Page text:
Kim Riddlebarger's Answer:
Take for example, the millennial question, “A” “Pre” or “Post.” As Berkhof admits, amillennialism may be the historical position of the church since the days of the apostles, but the term itself was not used until early in the twentieth century (Berkhof, Systematic Theology, 708). If we were to ask Calvin about his millennial views he would probably say millennarianism in any form is the view of fanatics. Calvin would have known only two options, non-millennarianism or chiliasm. Since amillennarians are technically postmillennial (Christ returns after the thousand years of Revelation 20), Calvin, I think would simply affirm he was a non-millennarian and argue something like an optimistic amillennial view, especially given his confidence in the spread of the gospel.
What can we say about Calvin’s eschatology?
1). He saw the death, burial and resurrection of Christ as the key point in history (cf. Calvin’s commentaries on John 12:31 and Genesis 17:7).
2). Since he believed that God’s decree lies at the foundation of human history, therefore he held to a linear view of history and a final judgment.
3). Based on his comments on John 5:25 and Isaiah 26:19, he would have likely held that the first resurrection (cf. Revelation 20:4-5) was the conversion of the believer.
4). In his comments on Matthew 24:27, Calvin believes Christ’s coming as lightening is a reference to the spread of the gospel, which means that this prophecy is already fulfilled, and which in turn guarantees the second coming. Christ’s coming brings the fulfilled kingdom–and herein lies Calvin’s objection to the chiliasts (millennarians), who do not see this kingdom as come until after an earthly millennium has transpired after Christ’s return.
5). Along with the kingdom of God, comes the kingdom of Antichrist (cf. Calvin’s Commentary on 2 Thessalonians 2:1-12). Calvin sees the continuing spread of the kingdom along with a protracted conflict upon the earth with the kingdom of Antichrist. One clear manifestation is found in the papacy, but can also be seen in antichristian forces such as Islam. In an important passage from the Institutes, Calvin writes,
However, when we categorically deny to the papists the title of the church, we do not for this reason impugn the existence of churches among them. Rather, we are only contending about the true and lawful constitution of the church, required in the communion not only of the sacraments (which are the signs of profession) but also especially of doctrine, Daniel (Daniel 9:27) and Paul (2 Thessalonians 2:4) foretold that Antichrist would sit in the Temple of God. With us, it is the Roman pontiff we make the leader and standard bearer of that wicked and abominable kingdom. The fact that his seat is placed in the Temple of God signifies that his reign was not to be such as to wipe out either the name of Christ or of the church (Institutes IV.ii.12).
This means Calvin was not postmillennial--in the sense of modern postmillennarians who believe that the earth will be effectively Christianized. Calvin’s confidence was in the gospel, not the transformation of culture.
6). Calvin wisely warns us not “to worry more than the Lord over details of time” (Commentary on Matthew 24:29, 36).
Kim Riddlebarger's Answer:
Unlike Calvin, the Puritans were very speculative about eschatology, especially setting dates and interpreting Revelation in light of the English Civil War (see, for example, Christopher Hill, Antichrist in Seventeenth-Century England (New York: Oxford University Press, 1971).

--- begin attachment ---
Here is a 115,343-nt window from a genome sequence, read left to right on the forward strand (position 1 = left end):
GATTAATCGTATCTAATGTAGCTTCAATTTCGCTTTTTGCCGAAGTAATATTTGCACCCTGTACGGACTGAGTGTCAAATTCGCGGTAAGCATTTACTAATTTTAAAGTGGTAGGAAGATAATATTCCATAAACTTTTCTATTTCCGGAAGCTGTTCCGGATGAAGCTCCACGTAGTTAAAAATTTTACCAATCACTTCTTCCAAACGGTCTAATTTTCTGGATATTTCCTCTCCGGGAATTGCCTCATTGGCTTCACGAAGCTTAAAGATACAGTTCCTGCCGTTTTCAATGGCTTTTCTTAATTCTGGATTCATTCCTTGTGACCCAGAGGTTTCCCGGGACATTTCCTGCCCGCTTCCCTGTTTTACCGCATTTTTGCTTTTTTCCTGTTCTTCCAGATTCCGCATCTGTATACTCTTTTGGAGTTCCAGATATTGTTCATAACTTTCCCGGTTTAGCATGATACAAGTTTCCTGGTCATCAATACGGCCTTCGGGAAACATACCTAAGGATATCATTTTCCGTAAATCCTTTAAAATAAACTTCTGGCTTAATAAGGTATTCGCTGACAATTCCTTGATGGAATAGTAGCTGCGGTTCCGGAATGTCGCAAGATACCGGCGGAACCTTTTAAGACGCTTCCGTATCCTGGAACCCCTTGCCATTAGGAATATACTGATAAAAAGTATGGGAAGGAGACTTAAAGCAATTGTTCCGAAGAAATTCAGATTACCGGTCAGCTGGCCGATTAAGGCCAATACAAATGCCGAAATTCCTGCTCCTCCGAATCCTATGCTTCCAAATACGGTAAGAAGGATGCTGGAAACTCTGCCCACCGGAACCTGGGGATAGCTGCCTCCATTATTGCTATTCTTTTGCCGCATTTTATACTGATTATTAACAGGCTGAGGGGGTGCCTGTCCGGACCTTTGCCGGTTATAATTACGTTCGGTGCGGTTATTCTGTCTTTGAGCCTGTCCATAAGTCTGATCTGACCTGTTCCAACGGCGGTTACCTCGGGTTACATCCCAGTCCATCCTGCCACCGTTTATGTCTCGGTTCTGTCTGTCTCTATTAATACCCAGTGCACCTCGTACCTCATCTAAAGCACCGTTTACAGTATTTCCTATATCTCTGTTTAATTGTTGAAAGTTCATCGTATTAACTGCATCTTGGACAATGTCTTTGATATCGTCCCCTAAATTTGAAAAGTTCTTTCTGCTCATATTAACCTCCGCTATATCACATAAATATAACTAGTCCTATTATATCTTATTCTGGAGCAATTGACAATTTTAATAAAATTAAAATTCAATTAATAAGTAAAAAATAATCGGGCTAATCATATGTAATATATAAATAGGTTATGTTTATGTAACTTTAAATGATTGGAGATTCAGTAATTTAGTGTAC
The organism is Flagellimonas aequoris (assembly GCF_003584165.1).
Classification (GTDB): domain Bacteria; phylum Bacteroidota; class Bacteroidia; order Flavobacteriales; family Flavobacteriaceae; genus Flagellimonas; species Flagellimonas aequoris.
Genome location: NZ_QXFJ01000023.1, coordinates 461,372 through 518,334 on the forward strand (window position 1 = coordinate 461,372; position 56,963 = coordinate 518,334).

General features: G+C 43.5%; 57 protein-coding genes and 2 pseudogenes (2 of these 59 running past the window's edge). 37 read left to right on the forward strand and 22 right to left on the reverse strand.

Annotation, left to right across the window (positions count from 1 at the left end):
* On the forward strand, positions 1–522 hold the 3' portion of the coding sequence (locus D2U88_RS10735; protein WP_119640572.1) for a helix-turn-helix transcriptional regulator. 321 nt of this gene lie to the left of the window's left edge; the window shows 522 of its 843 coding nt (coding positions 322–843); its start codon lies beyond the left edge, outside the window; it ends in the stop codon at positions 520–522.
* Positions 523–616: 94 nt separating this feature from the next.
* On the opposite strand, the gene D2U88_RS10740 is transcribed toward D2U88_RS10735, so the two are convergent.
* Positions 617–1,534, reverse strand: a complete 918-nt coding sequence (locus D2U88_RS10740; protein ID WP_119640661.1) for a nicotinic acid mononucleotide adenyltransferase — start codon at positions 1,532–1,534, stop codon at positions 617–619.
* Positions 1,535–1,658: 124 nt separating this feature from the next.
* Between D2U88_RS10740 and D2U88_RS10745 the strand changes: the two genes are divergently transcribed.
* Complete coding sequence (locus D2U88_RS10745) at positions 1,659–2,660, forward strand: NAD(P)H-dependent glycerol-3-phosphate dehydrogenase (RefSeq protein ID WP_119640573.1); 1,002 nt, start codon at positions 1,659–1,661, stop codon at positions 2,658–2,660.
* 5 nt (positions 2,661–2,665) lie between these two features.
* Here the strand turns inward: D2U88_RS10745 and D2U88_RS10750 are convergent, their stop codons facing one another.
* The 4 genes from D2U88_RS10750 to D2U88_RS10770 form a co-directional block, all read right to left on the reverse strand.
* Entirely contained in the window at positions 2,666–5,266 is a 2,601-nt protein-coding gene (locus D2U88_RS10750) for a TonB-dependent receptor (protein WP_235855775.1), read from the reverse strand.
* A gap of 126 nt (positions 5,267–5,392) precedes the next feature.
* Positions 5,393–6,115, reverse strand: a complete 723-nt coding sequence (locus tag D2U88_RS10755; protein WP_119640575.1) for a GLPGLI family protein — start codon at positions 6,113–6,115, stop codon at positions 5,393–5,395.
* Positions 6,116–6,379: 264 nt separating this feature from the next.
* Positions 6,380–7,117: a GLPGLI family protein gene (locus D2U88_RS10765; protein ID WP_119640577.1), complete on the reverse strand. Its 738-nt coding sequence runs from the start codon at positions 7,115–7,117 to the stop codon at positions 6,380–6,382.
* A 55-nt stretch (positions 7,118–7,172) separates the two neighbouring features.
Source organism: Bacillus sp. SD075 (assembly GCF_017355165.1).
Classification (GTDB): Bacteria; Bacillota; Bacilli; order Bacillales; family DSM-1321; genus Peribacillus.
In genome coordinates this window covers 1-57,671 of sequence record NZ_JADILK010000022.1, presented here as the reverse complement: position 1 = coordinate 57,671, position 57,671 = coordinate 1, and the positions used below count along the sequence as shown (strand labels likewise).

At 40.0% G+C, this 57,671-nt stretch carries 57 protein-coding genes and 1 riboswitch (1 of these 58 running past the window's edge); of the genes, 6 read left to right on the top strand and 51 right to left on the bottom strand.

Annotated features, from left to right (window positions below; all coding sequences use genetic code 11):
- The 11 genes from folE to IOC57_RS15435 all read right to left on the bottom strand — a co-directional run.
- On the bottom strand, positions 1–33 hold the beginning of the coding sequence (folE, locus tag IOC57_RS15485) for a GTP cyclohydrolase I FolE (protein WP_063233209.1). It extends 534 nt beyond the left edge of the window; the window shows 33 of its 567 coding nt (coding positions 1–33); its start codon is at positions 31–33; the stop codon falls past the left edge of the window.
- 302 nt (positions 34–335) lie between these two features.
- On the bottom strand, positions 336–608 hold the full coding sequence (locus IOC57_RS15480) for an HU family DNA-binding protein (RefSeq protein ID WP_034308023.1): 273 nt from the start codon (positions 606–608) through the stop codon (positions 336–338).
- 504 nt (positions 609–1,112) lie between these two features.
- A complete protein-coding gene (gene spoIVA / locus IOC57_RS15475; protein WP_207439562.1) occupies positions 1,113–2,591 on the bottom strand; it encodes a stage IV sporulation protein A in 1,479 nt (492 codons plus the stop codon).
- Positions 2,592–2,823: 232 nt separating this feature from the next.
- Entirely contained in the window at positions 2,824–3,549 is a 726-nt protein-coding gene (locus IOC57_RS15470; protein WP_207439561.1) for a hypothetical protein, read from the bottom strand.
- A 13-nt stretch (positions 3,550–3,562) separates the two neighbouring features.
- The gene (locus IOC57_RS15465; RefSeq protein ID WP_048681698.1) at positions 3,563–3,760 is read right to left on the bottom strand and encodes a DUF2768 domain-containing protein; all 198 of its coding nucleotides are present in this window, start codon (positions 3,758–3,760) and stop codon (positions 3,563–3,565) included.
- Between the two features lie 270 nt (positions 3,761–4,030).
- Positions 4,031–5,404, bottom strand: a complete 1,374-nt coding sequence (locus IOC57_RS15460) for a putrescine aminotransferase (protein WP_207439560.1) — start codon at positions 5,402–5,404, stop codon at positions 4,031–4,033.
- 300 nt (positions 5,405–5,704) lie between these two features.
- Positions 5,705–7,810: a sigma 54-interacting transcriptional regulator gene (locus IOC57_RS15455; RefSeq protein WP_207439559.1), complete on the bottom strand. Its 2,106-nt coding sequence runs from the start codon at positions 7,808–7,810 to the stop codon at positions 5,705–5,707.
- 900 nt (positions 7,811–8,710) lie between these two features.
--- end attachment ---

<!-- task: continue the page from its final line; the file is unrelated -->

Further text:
But there are good reasons to think that Jesus is speaking about the events of A.D. 70. Recall that the disciples’ questions are prompted by Jesus’ comments about Israel’s coming desolation and the destruction of the temple. That this is Jesus’ answer to the disciple’s question about the destruction of the temple is clear from the parallel passage in Luke 21:20, where Luke writes “so when you see Jerusalem surrounded by armies, you know that its desolation is near.” Roman military action associated with the destruction of the city and the desolation of the temple are clearly linked. Add to this the fact that Jesus switches subjects from the preaching of the gospel to all the nations to the frightening prophecy of an abomination which will render the temple “desolate.” As D. A. Carson points out, the details of what follows are too limited “geographically and culturally” to extend this beyond A.D. 70. It is very clear, therefore, that Jesus is describing what lies just ahead for Israel, desolation, and for the temple, its destruction. And what he has to say is not good news.
In verse 15, Jesus now evokes a theme drawn directly from Daniel 11:31 and 12:11, which speaks of an idolatrous image which will be set up on the altar of the temple, at the time of the destruction of the city. It is this abominable image which thereby renders the temple “desolate.” The abomination of desolation is a Greek transposition of a Hebrew word and conveys an idea of something being detestable to God. It is frequently used in reference to pagan gods and the articles used in connection with the worship of them. As Cranfield points out,
The significance of the Hebrew participle is that the abominable thing causes the temple to be deserted, the pious avoiding the temple on its account. Daniel 12:11 appears to be fulfilled in part when Antiochus Ephiphanes set up a heathen altar in the temple in 168 BC. Jesus' use of the phrase implies that for Him the meaning of the prophecy was not exhausted by the events of Maccabean times; it still had a future reference. The temple of God must yet suffer a fearful profanation by which its whole glory will perish.